might get more than the receivers.)
   - The minimum interval between two RTCP packets from the same source
     is 5 seconds.

   We see that these rules prevent feedback explosion and scale to very
   large multicast groups. However they do not allow timely feedback at
   all. While the second rule scales also to small groups or unicast
   (in this cases the interval might be as small as a few
   milliseconds), the third rule prevents the receivers from sending
   feedback in time.

   The timing rules to send RTCP feedback from the new RTP profile [1]
   consists of two key components. First the minimum interval of 5
   seconds is abolished. Second, receivers get once during their (now
   quite small) RTCP interval the chance to send an RTCP packet
   "early", i.e. not according to the calculated interval, but
   virtually immediately. It is important to note that the RTCP
   interval calculation is still inherited from the original RTP
   specification.

   The specification and all the details of the extended timing rules
   can be found in [1]. We do not want to describe the algorithms here,
   but rather reference these from the original specification where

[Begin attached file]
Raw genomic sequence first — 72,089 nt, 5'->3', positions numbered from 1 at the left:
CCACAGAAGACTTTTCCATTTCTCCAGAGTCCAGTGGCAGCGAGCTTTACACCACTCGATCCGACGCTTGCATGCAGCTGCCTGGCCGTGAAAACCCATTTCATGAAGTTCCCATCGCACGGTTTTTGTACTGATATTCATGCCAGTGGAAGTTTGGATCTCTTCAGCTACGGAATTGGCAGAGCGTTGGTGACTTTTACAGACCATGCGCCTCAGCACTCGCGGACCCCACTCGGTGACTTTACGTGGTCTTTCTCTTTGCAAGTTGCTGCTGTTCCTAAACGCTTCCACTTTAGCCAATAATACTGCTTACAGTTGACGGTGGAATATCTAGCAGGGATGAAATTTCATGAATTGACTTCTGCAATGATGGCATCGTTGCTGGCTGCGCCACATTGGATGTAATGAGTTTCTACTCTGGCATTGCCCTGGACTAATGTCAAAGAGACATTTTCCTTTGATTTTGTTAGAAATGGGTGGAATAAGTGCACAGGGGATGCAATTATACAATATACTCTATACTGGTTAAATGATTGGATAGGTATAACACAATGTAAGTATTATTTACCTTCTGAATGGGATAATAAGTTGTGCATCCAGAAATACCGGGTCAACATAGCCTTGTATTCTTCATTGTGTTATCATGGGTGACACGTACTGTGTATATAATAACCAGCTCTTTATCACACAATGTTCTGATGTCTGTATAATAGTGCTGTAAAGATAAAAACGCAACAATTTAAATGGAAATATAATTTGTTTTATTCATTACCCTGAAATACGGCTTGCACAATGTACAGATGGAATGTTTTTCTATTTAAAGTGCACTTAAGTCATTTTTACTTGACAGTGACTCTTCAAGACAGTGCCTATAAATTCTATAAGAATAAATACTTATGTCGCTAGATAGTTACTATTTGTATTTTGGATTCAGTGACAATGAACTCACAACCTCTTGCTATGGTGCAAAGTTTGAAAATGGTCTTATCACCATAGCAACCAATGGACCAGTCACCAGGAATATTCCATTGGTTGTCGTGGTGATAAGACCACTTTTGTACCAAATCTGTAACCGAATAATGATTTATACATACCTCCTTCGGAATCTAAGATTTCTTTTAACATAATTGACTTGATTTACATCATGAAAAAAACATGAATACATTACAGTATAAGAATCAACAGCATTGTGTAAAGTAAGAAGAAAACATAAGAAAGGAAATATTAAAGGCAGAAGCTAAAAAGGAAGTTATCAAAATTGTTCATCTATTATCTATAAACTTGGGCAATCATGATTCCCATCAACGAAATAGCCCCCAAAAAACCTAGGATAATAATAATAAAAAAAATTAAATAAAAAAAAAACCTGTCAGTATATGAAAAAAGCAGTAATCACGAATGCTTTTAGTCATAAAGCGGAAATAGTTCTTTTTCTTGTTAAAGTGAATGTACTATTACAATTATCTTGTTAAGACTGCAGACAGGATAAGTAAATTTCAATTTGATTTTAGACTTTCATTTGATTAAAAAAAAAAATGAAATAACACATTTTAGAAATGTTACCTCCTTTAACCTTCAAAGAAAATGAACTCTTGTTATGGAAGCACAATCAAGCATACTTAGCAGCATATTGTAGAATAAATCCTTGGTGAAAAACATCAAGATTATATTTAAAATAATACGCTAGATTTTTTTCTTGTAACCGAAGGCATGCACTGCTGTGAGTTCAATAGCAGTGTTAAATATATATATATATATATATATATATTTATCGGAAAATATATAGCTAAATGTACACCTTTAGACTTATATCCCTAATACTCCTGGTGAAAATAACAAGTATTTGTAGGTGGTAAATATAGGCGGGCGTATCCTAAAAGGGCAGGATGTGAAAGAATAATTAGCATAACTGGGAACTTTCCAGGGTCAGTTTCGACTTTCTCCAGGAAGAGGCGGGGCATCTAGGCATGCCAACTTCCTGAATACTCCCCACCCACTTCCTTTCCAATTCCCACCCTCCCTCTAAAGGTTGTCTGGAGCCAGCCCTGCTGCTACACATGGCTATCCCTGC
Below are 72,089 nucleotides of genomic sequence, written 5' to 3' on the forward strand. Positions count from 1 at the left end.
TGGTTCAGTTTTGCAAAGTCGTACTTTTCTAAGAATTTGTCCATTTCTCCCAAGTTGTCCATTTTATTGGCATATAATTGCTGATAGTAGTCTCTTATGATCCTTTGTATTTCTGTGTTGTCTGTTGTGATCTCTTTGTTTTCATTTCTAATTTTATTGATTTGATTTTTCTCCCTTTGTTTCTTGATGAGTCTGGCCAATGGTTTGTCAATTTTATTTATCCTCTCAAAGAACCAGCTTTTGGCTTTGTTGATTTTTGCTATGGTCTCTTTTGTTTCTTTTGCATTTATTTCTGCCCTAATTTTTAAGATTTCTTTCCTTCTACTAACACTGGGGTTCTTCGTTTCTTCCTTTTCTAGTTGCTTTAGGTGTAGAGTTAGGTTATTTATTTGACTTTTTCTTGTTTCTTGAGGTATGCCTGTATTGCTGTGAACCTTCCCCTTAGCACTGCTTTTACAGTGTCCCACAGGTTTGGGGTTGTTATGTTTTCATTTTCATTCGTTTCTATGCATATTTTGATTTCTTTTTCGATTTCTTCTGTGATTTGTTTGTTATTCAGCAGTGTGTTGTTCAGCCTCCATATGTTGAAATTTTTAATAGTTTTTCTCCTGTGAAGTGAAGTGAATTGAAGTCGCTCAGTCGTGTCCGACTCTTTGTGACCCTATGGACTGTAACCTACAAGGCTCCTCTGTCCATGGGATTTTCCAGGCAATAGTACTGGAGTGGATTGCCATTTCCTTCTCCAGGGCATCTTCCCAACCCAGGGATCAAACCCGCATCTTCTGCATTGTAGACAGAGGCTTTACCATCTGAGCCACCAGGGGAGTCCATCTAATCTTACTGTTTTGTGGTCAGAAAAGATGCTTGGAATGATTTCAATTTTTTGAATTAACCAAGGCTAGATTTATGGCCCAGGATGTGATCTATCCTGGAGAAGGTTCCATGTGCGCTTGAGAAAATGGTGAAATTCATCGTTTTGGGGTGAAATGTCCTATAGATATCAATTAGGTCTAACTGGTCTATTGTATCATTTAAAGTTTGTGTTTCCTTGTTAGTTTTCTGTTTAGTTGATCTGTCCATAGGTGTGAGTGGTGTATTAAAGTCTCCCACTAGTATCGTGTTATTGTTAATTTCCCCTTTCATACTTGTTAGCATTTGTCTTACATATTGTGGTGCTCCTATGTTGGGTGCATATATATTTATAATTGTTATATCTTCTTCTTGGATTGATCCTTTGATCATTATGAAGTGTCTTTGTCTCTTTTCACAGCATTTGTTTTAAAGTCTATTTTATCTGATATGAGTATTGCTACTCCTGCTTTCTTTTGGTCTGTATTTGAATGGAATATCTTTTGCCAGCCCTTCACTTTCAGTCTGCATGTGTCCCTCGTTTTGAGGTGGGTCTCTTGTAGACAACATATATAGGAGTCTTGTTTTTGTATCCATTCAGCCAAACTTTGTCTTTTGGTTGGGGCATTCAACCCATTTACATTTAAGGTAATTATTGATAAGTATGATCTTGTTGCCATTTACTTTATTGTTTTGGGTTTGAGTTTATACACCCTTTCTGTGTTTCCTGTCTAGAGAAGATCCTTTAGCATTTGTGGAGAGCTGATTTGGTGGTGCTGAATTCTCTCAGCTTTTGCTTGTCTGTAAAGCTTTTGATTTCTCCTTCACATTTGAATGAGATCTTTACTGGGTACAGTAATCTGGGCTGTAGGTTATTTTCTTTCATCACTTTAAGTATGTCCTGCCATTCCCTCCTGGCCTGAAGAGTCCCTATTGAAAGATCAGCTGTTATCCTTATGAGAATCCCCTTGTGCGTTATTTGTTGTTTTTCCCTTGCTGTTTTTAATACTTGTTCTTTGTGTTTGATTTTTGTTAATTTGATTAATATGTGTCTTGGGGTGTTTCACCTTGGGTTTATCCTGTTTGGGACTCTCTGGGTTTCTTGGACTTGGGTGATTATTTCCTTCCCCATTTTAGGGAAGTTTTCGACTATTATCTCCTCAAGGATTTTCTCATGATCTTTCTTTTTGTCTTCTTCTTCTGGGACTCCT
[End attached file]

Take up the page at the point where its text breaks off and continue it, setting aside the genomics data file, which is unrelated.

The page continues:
needed. Therefore we use also the same variable names and
   abbreviations as in [1].


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4 Simulation Environment

   This section describes the simulator that was used for the
   investigations and its key features. The extensions to the
   simulator, that were necessary are described roughly.


4.1 Network Simulator Version 2

   The simulations were conducted using the network simulator version 2
   (ns2). ns2 is an open source project, written in a combination of
   Tool Command Language (TCL) and C++. The scenarios are set-up using
   TCL. In the scripts it is possible to specify the topologies (nodes
   and links, bandwidths, queue sizes or error rates for links) and the